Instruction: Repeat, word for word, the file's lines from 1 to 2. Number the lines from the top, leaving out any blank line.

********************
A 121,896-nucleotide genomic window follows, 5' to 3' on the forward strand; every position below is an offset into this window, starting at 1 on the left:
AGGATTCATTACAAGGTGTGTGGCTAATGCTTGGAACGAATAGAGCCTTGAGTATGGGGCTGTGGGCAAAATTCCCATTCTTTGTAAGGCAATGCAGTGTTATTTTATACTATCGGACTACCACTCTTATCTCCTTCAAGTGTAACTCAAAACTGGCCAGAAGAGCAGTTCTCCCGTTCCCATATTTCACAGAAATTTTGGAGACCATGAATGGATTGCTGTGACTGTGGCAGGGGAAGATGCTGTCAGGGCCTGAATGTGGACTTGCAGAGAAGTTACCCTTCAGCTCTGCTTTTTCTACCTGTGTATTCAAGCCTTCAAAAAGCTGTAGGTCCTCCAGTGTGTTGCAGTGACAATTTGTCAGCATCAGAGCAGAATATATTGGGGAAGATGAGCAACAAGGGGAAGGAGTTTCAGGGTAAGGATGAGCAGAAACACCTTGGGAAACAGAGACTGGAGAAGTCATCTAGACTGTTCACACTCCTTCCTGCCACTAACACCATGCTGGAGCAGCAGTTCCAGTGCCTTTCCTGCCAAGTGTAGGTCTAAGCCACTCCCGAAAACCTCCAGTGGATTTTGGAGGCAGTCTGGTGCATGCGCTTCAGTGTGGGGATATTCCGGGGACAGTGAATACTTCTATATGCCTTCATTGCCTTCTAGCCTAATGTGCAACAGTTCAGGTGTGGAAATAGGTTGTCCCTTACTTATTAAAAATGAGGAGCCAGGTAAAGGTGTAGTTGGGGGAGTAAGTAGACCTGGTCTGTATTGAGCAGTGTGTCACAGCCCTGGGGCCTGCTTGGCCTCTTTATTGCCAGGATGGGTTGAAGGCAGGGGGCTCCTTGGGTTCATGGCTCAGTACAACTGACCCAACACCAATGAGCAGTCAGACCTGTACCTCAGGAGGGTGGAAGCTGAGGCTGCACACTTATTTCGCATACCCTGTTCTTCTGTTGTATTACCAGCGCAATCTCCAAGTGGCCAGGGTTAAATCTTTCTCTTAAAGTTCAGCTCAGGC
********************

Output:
A 121,896-nucleotide genomic window follows, 5' to 3' on the forward strand; every position below is an offset into this window, starting at 1 on the left:
AGGATTCATTACAAGGTGTGTGGCTAATGCTTGGAACGAATAGAGCCTTGAGTATGGGGCTGTGGGCAAAATTCCCATTCTTTGTAAGGCAATGCAGTGTTATTTTATACTATCGGACTACCACTCTTATCTCCTTCAAGTGTAACTCAAAACTGGCCAGAAGAGCAGTTCTCCCGTTCCCATATTTCACAGAAATTTTGGAGACCATGAATGGATTGCTGTGACTGTGGCAGGGGAAGATGCTGTCAGGGCCTGAATGTGGACTTGCAGAGAAGTTACCCTTCAGCTCTGCTTTTTCTACCTGTGTATTCAAGCCTTCAAAAAGCTGTAGGTCCTCCAGTGTGTTGCAGTGACAATTTGTCAGCATCAGAGCAGAATATATTGGGGAAGATGAGCAACAAGGGGAAGGAGTTTCAGGGTAAGGATGAGCAGAAACACCTTGGGAAACAGAGACTGGAGAAGTCATCTAGACTGTTCACACTCCTTCCTGCCACTAACACCATGCTGGAGCAGCAGTTCCAGTGCCTTTCCTGCCAAGTGTAGGTCTAAGCCACTCCCGAAAACCTCCAGTGGATTTTGGAGGCAGTCTGGTGCATGCGCTTCAGTGTGGGGATATTCCGGGGACAGTGAATACTTCTATATGCCTTCATTGCCTTCTAGCCTAATGTGCAACAGTTCAGGTGTGGAAATAGGTTGTCCCTTACTTATTAAAAATGAGGAGCCAGGTAAAGGTGTAGTTGGGGGAGTAAGTAGACCTGGTCTGTATTGAGCAGTGTGTCACAGCCCTGGGGCCTGCTTGGCCTCTTTATTGCCAGGATGGGTTGAAGGCAGGGGGCTCCTTGGGTTCATGGCTCAGTACAACTGACCCAACACCAATGAGCAGTCAGACCTGTACCTCAGGAGGGTGGAAGCTGAGGCTGCACACTTATTTCGCATACCCTGTTCTTCTGTTGTATTACCAGCGCAATCTCCAAGTGGCCAGGGTTAAATCTTTCTCTTAAAGTTCAGCTCAGGC